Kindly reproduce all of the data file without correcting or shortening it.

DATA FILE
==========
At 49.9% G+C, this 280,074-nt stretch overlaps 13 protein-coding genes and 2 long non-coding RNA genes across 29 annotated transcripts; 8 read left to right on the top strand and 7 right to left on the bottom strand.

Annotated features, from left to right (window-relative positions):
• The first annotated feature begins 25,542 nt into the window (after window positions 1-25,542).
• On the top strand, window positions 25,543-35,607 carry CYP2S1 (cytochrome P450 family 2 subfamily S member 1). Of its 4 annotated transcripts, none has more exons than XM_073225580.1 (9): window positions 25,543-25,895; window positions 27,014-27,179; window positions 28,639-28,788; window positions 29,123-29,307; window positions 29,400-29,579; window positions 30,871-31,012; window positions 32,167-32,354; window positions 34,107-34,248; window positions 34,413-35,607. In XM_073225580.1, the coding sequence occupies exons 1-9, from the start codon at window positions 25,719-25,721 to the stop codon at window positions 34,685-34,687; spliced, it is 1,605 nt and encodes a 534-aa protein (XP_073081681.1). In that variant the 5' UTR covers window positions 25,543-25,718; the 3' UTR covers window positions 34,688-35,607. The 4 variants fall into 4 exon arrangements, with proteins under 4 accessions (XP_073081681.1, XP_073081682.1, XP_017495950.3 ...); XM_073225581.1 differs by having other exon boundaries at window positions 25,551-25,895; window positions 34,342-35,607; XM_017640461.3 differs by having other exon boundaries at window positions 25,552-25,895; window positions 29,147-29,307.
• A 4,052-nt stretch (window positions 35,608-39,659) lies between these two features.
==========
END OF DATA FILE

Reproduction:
At 49.9% G+C, this 280,074-nt stretch overlaps 13 protein-coding genes and 2 long non-coding RNA genes across 29 annotated transcripts; 8 read left to right on the top strand and 7 right to left on the bottom strand.

Annotated features, from left to right (window-relative positions):
• The first annotated feature begins 25,542 nt into the window (after window positions 1-25,542).
• On the top strand, window positions 25,543-35,607 carry CYP2S1 (cytochrome P450 family 2 subfamily S member 1). Of its 4 annotated transcripts, none has more exons than XM_073225580.1 (9): window positions 25,543-25,895; window positions 27,014-27,179; window positions 28,639-28,788; window positions 29,123-29,307; window positions 29,400-29,579; window positions 30,871-31,012; window positions 32,167-32,354; window positions 34,107-34,248; window positions 34,413-35,607. In XM_073225580.1, the coding sequence occupies exons 1-9, from the start codon at window positions 25,719-25,721 to the stop codon at window positions 34,685-34,687; spliced, it is 1,605 nt and encodes a 534-aa protein (XP_073081681.1). In that variant the 5' UTR covers window positions 25,543-25,718; the 3' UTR covers window positions 34,688-35,607. The 4 variants fall into 4 exon arrangements, with proteins under 4 accessions (XP_073081681.1, XP_073081682.1, XP_017495950.3 ...); XM_073225581.1 differs by having other exon boundaries at window positions 25,551-25,895; window positions 34,342-35,607; XM_017640461.3 differs by having other exon boundaries at window positions 25,552-25,895; window positions 29,147-29,307.
• A 4,052-nt stretch (window positions 35,608-39,659) lies between these two features.